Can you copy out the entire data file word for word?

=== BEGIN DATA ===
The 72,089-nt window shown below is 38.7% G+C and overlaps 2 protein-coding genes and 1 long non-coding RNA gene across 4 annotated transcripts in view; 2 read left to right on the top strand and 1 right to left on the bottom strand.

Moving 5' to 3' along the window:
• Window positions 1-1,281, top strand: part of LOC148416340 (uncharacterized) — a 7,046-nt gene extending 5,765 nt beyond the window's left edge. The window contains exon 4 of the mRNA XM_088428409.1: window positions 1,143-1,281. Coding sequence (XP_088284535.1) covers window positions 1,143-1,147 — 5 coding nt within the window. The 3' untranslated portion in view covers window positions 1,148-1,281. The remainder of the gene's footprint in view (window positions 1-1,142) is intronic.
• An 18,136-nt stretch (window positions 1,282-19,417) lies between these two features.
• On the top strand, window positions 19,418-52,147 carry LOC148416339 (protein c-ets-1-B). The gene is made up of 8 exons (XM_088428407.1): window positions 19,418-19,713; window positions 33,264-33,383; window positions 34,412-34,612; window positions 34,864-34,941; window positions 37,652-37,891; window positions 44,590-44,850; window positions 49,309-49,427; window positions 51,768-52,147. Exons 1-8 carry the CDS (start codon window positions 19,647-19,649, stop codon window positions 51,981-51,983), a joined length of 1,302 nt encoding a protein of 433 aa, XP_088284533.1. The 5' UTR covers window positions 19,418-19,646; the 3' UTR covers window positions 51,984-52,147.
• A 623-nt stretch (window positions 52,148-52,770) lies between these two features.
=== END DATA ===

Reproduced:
The 72,089-nt window shown below is 38.7% G+C and overlaps 2 protein-coding genes and 1 long non-coding RNA gene across 4 annotated transcripts in view; 2 read left to right on the top strand and 1 right to left on the bottom strand.

Moving 5' to 3' along the window:
• Window positions 1-1,281, top strand: part of LOC148416340 (uncharacterized) — a 7,046-nt gene extending 5,765 nt beyond the window's left edge. The window contains exon 4 of the mRNA XM_088428409.1: window positions 1,143-1,281. Coding sequence (XP_088284535.1) covers window positions 1,143-1,147 — 5 coding nt within the window. The 3' untranslated portion in view covers window positions 1,148-1,281. The remainder of the gene's footprint in view (window positions 1-1,142) is intronic.
• An 18,136-nt stretch (window positions 1,282-19,417) lies between these two features.
• On the top strand, window positions 19,418-52,147 carry LOC148416339 (protein c-ets-1-B). The gene is made up of 8 exons (XM_088428407.1): window positions 19,418-19,713; window positions 33,264-33,383; window positions 34,412-34,612; window positions 34,864-34,941; window positions 37,652-37,891; window positions 44,590-44,850; window positions 49,309-49,427; window positions 51,768-52,147. Exons 1-8 carry the CDS (start codon window positions 19,647-19,649, stop codon window positions 51,981-51,983), a joined length of 1,302 nt encoding a protein of 433 aa, XP_088284533.1. The 5' UTR covers window positions 19,418-19,646; the 3' UTR covers window positions 51,984-52,147.
• A 623-nt stretch (window positions 52,148-52,770) lies between these two features.